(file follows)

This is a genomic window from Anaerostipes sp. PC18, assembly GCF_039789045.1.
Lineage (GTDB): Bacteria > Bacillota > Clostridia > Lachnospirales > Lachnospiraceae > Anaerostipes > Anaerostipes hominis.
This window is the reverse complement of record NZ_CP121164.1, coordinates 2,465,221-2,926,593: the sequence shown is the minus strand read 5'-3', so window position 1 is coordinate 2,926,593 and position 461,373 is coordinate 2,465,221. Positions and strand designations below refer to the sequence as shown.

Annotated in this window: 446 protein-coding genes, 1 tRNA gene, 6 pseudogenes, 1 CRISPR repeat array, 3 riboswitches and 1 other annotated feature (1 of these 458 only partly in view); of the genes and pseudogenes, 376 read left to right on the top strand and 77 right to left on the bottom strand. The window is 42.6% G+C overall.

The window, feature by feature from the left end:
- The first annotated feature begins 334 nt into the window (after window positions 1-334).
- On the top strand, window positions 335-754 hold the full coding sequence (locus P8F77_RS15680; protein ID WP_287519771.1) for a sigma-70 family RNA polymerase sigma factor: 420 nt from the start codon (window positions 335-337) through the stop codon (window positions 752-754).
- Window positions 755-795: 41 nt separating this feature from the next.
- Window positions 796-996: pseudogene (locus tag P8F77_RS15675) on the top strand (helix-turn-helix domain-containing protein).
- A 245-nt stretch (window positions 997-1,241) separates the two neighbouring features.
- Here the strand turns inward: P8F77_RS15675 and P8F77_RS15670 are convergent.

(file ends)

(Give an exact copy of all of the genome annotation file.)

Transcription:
This is a genomic window from Anaerostipes sp. PC18, assembly GCF_039789045.1.
Lineage (GTDB): Bacteria > Bacillota > Clostridia > Lachnospirales > Lachnospiraceae > Anaerostipes > Anaerostipes hominis.
This window is the reverse complement of record NZ_CP121164.1, coordinates 2,465,221-2,926,593: the sequence shown is the minus strand read 5'-3', so window position 1 is coordinate 2,926,593 and position 461,373 is coordinate 2,465,221. Positions and strand designations below refer to the sequence as shown.

Annotated in this window: 446 protein-coding genes, 1 tRNA gene, 6 pseudogenes, 1 CRISPR repeat array, 3 riboswitches and 1 other annotated feature (1 of these 458 only partly in view); of the genes and pseudogenes, 376 read left to right on the top strand and 77 right to left on the bottom strand. The window is 42.6% G+C overall.

The window, feature by feature from the left end:
- The first annotated feature begins 334 nt into the window (after window positions 1-334).
- On the top strand, window positions 335-754 hold the full coding sequence (locus P8F77_RS15680; protein ID WP_287519771.1) for a sigma-70 family RNA polymerase sigma factor: 420 nt from the start codon (window positions 335-337) through the stop codon (window positions 752-754).
- Window positions 755-795: 41 nt separating this feature from the next.
- Window positions 796-996: pseudogene (locus tag P8F77_RS15675) on the top strand (helix-turn-helix domain-containing protein).
- A 245-nt stretch (window positions 997-1,241) separates the two neighbouring features.
- Here the strand turns inward: P8F77_RS15675 and P8F77_RS15670 are convergent.